Ships and Aircraft of the <?xml:namespace prefix = st1 ns = “urn:schemas-microsoft-com:office:smarttags” />U.S. Fleet
Eighteenth Edition by Norman Polmar
U.S. Naval Institute (www.usni.org)
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Ships and Aircraft of the U.S. Fleet, offered by the U.S. Naval Institute, is an essential reference book for any military, naval or maritime library. But it is more than a resource to be consulted when a question arises, for anyone who is mildly interested in ships; this book is very enjoyable to browse or study.
First published in 1939, “Ships and Aircraft of the U.S. Fleet” is now edited by naval analyst and historian Norman Polmar. Prior to that, James C. Fahey and then Samuel L. Morison compiled the book.
You will be able to find any and all U.S. warship, auxiliary or craft in naval service that you may possibly encounter at sea or in port. “This includes the Coast Guard, Army, NOAA and other ‘fleets,’” Polmar says.
The book covers vessels and aircraft as well as weapons, sensors and people. It’s been an indispensable resource for years. I remember consulting it when I stood watches at sea.
I have the reprints of the wartime editions that the Naval Institute re-released a few years ago as a boxed-set, and I keep my earlier editions. These older editions are very useful for research. The current 672-page edition has more than 900 pictures and drawings. Polmar updates the book every three years or so, but don’t throw out your old copy when you get your new edition, because each volume has information not found in other editions.
“I have authored the 11th through 18th editions and have already begun work on the 19th edition,” Polmar says.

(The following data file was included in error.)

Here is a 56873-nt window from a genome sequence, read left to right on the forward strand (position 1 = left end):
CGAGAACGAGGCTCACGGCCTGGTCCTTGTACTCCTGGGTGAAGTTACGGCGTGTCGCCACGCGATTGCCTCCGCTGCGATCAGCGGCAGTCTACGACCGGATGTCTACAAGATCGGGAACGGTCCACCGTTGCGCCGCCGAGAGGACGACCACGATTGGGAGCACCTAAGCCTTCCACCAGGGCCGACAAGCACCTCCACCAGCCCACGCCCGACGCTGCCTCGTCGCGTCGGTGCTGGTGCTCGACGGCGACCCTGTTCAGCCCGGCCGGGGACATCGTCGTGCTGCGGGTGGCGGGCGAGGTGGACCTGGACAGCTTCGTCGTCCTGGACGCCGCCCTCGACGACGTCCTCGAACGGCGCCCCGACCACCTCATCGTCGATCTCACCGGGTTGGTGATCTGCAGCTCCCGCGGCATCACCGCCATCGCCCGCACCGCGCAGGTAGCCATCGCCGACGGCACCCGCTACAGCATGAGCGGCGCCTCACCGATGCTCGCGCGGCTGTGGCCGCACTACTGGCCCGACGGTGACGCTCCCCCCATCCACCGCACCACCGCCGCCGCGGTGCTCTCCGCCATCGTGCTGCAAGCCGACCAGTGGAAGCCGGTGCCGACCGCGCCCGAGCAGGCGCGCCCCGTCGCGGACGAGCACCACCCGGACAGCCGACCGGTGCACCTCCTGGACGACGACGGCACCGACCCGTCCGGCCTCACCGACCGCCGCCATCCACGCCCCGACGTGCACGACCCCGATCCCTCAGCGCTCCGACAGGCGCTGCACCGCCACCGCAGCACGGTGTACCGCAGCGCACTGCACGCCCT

The 18th edition features a listing of all major warships built since World War II. Naval aircraft, wings and squadrons are displayed, including those discarded or disbanded in the last decade. Beyond organizational charts and discussions of the structure of the Navy, Marine Corps, the reader will also find the Department of Defense and the Unified Commands to whom the operational naval forces report.
As new technologies evolve, the book has stays up to date. For example such as a new chapter that covers unmanned aerial vehicles (UAVs). The Navy’s new ships, the Littoral Combat Ship and the DD(X) destroyer, are covered in detail. The submarine conversion program for the Ohio-class cruise missile and special forces transport submarines is presented. Polmar shares his expert knowledge on the new Virginia and Seawolf classes of attack submarines. Experimental craft like the X-craft research vessel called Sea Fighter and the Sea Flyer “lifting body” experimental craft and discussed. Navy coastal patrol craft (PCs) have joined the Coast Guard, and the Coast Guard’s “Deepwater” fleet recapitalization effort is explained. High-speed catamarans, designed for passenger ferries, have demonstrated utility and flexibility in naval service. HSV-2 Swift and Westpac Expressed have brought a futuristic look to the waterfront. The new expeditionary warfare ship San Antonio (LPD-17) is in commission and others will soon follow. The next generation of assault ship, the LHA(R) is on the drawing board. New weapons are discussed, like the Advanced Gun System and the Mk 110 57mm gun.
With the new there is also much about the old. You’ll still find a chapter on battleships, although the remaining BBs are no longer active in the fleet.
There are a great many obscure and unusual vessels in the service of the Navy and Coast Guard. And they are in this book. There are floating instrumentation platforms (FLIP); cable repair ships, floating dry docks; buoy tenders; survey ships; torpedo retrievers; missile range instrumentation ships; Maritime Prepositioning Force RO/RO; crane ships, self-defense test ships; acoustic test barges; and nuclear-propelled submersibles. You can find exactly what you or looking for in Ships and Aircraft of the U.S. Fleet. Or, like me, you can lose yourself for hours looking for nothing in particular.
Edward Lundquist is a naval analyst and strategic communicator. He is a retired U.S. Navy captain and is currently the director of corporate communications for the Center for Security Strategies and Operations, Anteon Corporation, Washington, D.C.